April 30, 2021

Outlook on LIfe

What is your outlook life? Are you a “glass is half full” or a “glass half empty” kind of person? This is no small question, I realize. There is also no judgement associated with whatever you answer. The truth is that we probably spend some time staring at the old glass and see it both ways, depending on the day. I like to think that leaders move beyond looking at the glass and think about your underlying mindset of life.

In a previous post, I talked about the importance of dreams and hope. I just can’t get away from the fact that being hopeful about the future is better than the alternative. This point was brought home to me this week as I continue to reflect on the future of the organization I lead.

Anger in Society

You do not have to look too hard to find reasons to be unhopeful in today’s society. The media (print, broadcast, and social) literally make money on your anger. The more anger they can stoke in you, the more clicks, viewers, and advertisers they get…which means more money in their pocket. There is a payoff for them when you get mad and angry at something. The system is gamed to keep you in a constant state of anger.

The political and policy-making elites LOVE this anger. They can use the anger to direct political campaigns and shape policy decisions. This is no small thing. I recently met with some school board candidates who are worried about how they will answer the abortion question. Are you kidding me? How is that question related at all to the duties of a volunteer school board member? The answer is none. However, because abortion is a socially hot-button topic, no matter how they answer, one side of the political spectrum will be “angry”. If they are not sufficiently angry, then the media will stoke that anger. Ultimately, this does not reflect at all how the candidate will serve on the school board.

Cynical Pessimism

This cycle of anger leads to cynical pessimism. Pessimistic because a person believes there is not a lot of good in the world. Cynical because they refuse to believe there can be good in the world. This is a double whammy of negative thought. If you believe the world can be better, than your cynicism kicks in and says that good does not exist…or at least good does not exist in large enough quantities in the world to make a difference. A cynical pessimist is always anxious and is prone to believe the “bad” about people and institutions.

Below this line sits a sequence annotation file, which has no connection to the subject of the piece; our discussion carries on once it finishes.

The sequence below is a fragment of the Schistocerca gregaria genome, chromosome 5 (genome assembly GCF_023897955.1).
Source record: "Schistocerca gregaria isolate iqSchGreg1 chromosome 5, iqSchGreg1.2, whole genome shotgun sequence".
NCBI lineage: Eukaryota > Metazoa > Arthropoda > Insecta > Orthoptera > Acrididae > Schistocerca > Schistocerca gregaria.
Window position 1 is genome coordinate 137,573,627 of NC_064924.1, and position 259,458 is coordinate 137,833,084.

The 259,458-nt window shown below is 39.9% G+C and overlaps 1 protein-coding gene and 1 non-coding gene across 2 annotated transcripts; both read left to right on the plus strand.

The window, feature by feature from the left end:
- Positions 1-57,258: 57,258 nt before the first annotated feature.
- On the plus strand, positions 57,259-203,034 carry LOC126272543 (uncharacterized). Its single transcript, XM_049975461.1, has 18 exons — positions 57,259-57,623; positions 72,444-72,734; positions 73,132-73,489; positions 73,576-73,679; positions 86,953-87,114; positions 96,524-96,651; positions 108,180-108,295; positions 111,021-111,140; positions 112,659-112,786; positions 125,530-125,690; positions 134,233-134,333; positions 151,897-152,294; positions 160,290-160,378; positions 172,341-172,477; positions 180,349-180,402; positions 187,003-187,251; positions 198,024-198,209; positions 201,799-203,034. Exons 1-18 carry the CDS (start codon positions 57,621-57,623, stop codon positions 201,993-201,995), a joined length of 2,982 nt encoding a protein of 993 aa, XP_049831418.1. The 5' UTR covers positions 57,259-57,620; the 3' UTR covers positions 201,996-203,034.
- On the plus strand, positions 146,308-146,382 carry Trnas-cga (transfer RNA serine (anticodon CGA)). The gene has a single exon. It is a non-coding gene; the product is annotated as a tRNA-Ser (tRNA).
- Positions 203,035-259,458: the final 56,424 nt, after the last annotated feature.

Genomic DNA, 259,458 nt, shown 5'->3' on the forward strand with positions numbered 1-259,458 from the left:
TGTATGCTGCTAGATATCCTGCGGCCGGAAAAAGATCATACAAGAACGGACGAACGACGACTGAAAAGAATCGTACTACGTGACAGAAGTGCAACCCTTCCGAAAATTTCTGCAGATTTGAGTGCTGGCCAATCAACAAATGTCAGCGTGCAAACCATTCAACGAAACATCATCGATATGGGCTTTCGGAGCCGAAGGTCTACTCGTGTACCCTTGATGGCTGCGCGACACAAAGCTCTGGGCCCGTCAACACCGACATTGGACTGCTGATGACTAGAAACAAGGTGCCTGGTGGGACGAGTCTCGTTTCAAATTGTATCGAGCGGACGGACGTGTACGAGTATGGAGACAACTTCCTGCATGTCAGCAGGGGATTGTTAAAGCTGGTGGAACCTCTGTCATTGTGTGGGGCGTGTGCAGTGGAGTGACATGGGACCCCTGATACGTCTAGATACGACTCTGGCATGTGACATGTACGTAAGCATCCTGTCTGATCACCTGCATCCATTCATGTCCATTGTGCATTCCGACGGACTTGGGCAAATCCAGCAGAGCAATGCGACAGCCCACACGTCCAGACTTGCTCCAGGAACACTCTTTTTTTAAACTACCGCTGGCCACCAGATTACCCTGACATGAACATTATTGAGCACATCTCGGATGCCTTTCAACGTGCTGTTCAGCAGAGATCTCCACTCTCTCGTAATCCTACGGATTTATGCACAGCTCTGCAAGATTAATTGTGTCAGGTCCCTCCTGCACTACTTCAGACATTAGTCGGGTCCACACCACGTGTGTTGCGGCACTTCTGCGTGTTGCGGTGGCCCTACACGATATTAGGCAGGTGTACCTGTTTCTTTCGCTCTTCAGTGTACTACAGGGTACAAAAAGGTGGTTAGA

Naive Optimism

I strive to be a naïve optimist. Optimistic because I believe there is a lot of good in the world. Naïve because I believe there is potential for more “good” in the world to come. I attribute my naïve optimistic mindset on my career and my upbringing. Being an educator is one of the most hopeful careers you can have. Out of all of the learners you influence, you always believe they will be better because of your work. I also grew up on my grandparents’ farm. Farming is the most optimistic vocation. Literally, you plant seeds in the Spring with the expectation (some might say faith) that in the Fall you will harvest a crop that arose from the seed. That is the definition of optimism.

Being a naïve optimist does not mean you are not grounded in reality. Sure, sometimes kids are not better because of you. Sometimes, crops fail. However, I refuse to allow myself to believe that “good” cannot grow, that people that don’t look, act, or believe like me are “bad”, and that the world 50 years from now will not be better than the world today. For this reason, I will proudly wear the mantle of a naïve optimist.


Avoid all social media, newsfeeds, and cable news for 10 days. Let me know how you feel afterward.

About the author 

Tom Butler, Ph.D.

I believe that public education is for the public good and that education should be uncompromisingly learner-centered. The New Learning Ecosystem points us away from the old model of education that does not serve kids well. All educators regardless of where they work can help lead and contribute to the New Learning Ecosystem.

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